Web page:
It’s been so incredibly busy here in Nepal that I have had little to do anything else besides dealing with all the different components of the program. But today I took a little time off to visit with Ajaya, a herbal pharmacist that lives and works in Kathmandu with his family, and prepares many of the remedies that Vaidya Madhu uses in his clinical practices – and by extension, many of the remedies I also use in my practice in Canada. Here’s a brief essay of my visit to Ajaya’s.
This is a little video of some of Ajaya’s staff rolling out some pills of Kanchanara guggulu vati (pills), something our students learned to do during this program, but performed with a lot more speed and skill! Kanchanara guggulu is used in the treatment of glandular disorders, cancer, and hypothyroidism, and is a very important medicine in my practice. Also included in the video is a decoction (kwatha) used to prepare Yogaraja guggulu vati, another medicine that will eventually be used to make pills. Yogaraja guggulu is a specific medicine to reduce vata and ama in the joints and muscles, used long term in the treatment of arthritis and rheumatism.
This is a chunk of raw shilajit, a curious exudate obtained from certain rocks in the Himalayan mountains, that must be rigorously processed and purified before use. But once prepared, shilajit is an amazing health tonic – it’s name literally meaning ‘to become like stone’ – used to promote long life and good health, and a specific remedy in the treatment of diabetes and deficiency conditions. If you’re interested to learn more, please check out a previous article I wrote on the subject. What you see behind my hand in the bottles is the processed and purified result, a special form of shilajit called “surya tapi shilajit” that is prepared by dissolving the crude shilajit in a mixture of hot water and a herbal decoction, and exposing it to the rays of the sun for over a year, causing the purified shilajit to rise to the top like cream from milk. Most shilajit in the marketplace these days isn’t even shilajit, but another type of exudate called mumiyo that is obtained mostly from Siberia. It is not the same thing as shiljait at all. Likewise, all of the authentic shilajit I have seen in the marketplace is processed by much faster methods than the “surya tapi” method, and is not as pure. Ajaya prepares large amounts of shilajit for the export market, but produces only small amounts of the surya tapi shilajit as a hobby.
One of my students asked Ajaya about sauviranjana (sow-vir-an-jana), or purified antimony, that is used as a collyrium for the eyes in Ayurveda. Ajaya didn’t have any ready but showed us these chunks of raw antimony that are used to make it. Sauviranjana is the original inspiration for eyeliner, and when properly purified, is thought to benefit the eyes and improve eyesight and prevent cataract formation – unlike the stuff used by women today. Prepared as a bhasma, sauvira is a powerful hemostatic, used in bleeding disorders such as hemorrhage and menorrhagia, as well as vomiting.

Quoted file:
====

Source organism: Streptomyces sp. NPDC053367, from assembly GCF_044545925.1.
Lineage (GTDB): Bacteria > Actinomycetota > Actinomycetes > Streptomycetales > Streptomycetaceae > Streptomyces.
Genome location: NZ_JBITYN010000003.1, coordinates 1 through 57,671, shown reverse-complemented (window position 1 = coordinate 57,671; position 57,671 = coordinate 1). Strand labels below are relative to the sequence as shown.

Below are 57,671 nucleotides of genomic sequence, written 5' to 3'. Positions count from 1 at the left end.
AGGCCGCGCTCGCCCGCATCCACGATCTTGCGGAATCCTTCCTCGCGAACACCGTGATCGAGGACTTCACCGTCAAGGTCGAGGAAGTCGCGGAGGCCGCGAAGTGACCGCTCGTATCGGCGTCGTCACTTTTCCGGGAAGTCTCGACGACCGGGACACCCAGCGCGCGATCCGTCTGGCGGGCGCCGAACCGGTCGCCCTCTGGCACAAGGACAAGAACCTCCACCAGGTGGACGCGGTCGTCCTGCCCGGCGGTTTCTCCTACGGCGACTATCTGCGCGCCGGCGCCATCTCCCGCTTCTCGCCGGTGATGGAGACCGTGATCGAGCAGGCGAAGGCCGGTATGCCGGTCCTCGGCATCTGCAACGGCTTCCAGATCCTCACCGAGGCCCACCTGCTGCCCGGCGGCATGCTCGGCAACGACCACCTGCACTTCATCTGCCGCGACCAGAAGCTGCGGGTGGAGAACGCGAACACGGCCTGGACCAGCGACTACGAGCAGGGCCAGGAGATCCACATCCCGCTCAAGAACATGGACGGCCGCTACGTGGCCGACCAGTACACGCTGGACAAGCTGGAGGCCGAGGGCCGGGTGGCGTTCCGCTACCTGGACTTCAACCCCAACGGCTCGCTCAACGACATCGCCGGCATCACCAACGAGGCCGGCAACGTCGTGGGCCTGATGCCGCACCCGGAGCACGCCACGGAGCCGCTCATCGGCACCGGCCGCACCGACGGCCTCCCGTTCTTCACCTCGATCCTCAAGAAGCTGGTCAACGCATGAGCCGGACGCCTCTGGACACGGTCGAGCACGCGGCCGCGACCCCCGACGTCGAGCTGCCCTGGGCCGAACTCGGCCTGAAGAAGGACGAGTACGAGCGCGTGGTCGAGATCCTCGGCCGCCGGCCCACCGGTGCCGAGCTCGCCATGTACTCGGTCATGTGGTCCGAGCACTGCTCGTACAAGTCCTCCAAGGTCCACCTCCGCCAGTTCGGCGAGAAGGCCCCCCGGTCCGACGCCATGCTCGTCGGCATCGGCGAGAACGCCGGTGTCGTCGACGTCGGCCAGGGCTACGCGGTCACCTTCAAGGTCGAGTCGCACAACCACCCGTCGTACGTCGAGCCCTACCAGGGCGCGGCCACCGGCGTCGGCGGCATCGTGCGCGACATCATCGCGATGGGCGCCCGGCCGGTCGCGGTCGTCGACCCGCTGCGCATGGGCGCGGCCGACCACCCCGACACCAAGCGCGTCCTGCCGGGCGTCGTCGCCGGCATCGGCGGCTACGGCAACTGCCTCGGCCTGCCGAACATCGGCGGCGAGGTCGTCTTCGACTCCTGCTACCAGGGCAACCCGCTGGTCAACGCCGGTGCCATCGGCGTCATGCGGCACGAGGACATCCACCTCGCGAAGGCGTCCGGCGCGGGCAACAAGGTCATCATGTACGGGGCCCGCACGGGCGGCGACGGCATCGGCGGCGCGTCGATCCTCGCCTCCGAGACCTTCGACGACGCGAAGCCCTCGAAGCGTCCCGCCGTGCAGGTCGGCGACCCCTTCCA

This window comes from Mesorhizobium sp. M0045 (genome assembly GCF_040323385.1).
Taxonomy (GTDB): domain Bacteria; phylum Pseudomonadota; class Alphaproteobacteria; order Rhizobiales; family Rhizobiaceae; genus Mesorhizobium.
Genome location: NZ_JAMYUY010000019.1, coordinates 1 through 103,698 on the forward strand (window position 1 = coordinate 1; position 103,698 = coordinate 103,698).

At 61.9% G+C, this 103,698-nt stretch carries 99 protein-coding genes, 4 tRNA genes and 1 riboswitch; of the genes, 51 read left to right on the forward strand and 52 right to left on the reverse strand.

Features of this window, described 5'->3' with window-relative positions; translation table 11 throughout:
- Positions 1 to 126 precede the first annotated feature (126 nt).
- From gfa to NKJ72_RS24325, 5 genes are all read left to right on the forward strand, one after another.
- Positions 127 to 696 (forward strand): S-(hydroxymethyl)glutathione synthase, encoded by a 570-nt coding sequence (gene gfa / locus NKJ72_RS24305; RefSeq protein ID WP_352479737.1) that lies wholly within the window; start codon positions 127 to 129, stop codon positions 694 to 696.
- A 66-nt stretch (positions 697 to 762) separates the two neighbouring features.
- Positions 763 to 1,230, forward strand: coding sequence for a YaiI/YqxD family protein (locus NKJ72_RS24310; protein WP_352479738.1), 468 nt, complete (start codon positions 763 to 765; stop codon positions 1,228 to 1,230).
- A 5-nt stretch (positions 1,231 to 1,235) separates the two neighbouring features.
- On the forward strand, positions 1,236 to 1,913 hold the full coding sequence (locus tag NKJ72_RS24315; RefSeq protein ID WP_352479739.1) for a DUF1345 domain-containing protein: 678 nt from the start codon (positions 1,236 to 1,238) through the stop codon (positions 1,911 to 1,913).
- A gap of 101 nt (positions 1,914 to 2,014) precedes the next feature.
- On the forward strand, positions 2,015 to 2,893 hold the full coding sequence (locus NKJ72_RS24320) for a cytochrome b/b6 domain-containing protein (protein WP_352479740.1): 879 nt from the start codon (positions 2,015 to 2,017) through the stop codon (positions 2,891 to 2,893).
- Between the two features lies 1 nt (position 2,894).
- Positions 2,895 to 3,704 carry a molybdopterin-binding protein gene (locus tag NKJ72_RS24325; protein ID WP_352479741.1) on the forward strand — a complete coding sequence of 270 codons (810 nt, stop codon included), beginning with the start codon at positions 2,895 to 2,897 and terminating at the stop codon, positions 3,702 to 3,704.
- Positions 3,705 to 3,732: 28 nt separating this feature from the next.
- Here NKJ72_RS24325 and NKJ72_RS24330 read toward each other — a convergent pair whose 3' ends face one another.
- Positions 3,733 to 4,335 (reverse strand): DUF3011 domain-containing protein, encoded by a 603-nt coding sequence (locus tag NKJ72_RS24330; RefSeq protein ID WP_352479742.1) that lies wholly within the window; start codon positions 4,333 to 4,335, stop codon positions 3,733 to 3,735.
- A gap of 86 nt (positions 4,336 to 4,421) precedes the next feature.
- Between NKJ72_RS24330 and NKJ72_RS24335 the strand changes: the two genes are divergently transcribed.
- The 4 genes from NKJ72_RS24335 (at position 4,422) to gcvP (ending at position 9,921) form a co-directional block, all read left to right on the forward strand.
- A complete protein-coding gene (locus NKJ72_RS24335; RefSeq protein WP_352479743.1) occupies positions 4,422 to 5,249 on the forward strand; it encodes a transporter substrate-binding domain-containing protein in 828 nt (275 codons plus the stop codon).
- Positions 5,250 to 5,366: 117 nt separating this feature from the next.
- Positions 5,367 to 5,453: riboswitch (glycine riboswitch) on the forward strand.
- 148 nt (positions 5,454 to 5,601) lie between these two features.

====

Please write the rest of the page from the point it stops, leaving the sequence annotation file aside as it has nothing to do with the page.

Above is a photo of conch shell (Turbinella pyrum), which is processed as a calcinated white ash to make Shanka bhasma. In its purified form it is used in diarrhea, duodenal ulcer, and acidity, and can be applied externally as a plaster for acne. It’s a cooling, antinflammatory remedy, that is an important constituent of a traditional Nepali Ayurveda medicine called Shambhukadi vati, which I have used as part of a protocol to treat inflammatory bowel disease. It’s one of the simpler bhasmas to make, much like Godanti bhasma (purified gypsum), which our Ayurveda in Nepal students learned to make during this program.
This is a photo of raw, unprocessed sulfur. In its purified form, sulfur – gandhaka bhasma – can be used in the treatment of digestive complaints, and disorders of the liver, blood, and skin. Although called a “bhasma”, gandhaka bhasma technically isn’t a bhasma because it doesn’t under calcination, but instead is purified in ghee. Nonetheless, gandhaka bhasma is very important in the preparation of other bhasmas, such as mercury, and is used as an antidote in heavy metal poisoning. This is isn’t surprising if we consider the importance of sulfur in hepatic detoxification (i.e. sulfation) and in quenching inflammation (e.g. glutathione). The purification and preparation of sulfur is something else our students learned to do during the Ayurveda in Nepal program.
Hanging out at Ajaya’s was like being a kid in a candy store: so many useful remedies to think about taking home with me! One thing I asked about was if he had any hing resin, derived from Ferula assa-foetida, and sure enough, his staff pulled out a massive container of the stuff. Pure hing is exceptionally hard to find in the West, and is usually adulterated with wheat flour, gum arabic, and yellow dye. Hing is a potent medicine in the treatment of gastrointestinal parasites and colic, but must be purified in ghee before use. When I got home – and against my better judgment – I decided to unwrap the giant chunk of Hing I got from Ajaya to take a photo of it. It’s so incredibly pungent and stinky, that even after I held it in my hand for just a couple seconds, it penetrated my skin, entered my blood, and I could still taste it in my mouth and nose several hours later! The smell was so powerful it even woke me up in the middle of the night, and I had to put it outside my room and burn some incense. Over these past couple weeks, I taught one of our students how to make a famous Ayurveda remedy called Hingwastak churna, that I frequently use to treat traveler’s diarrhea. A handy remedy in Nepal!
And then lastly, a group photo of me, Ajaya, some of his family and his staff – as well as one of my students on the left.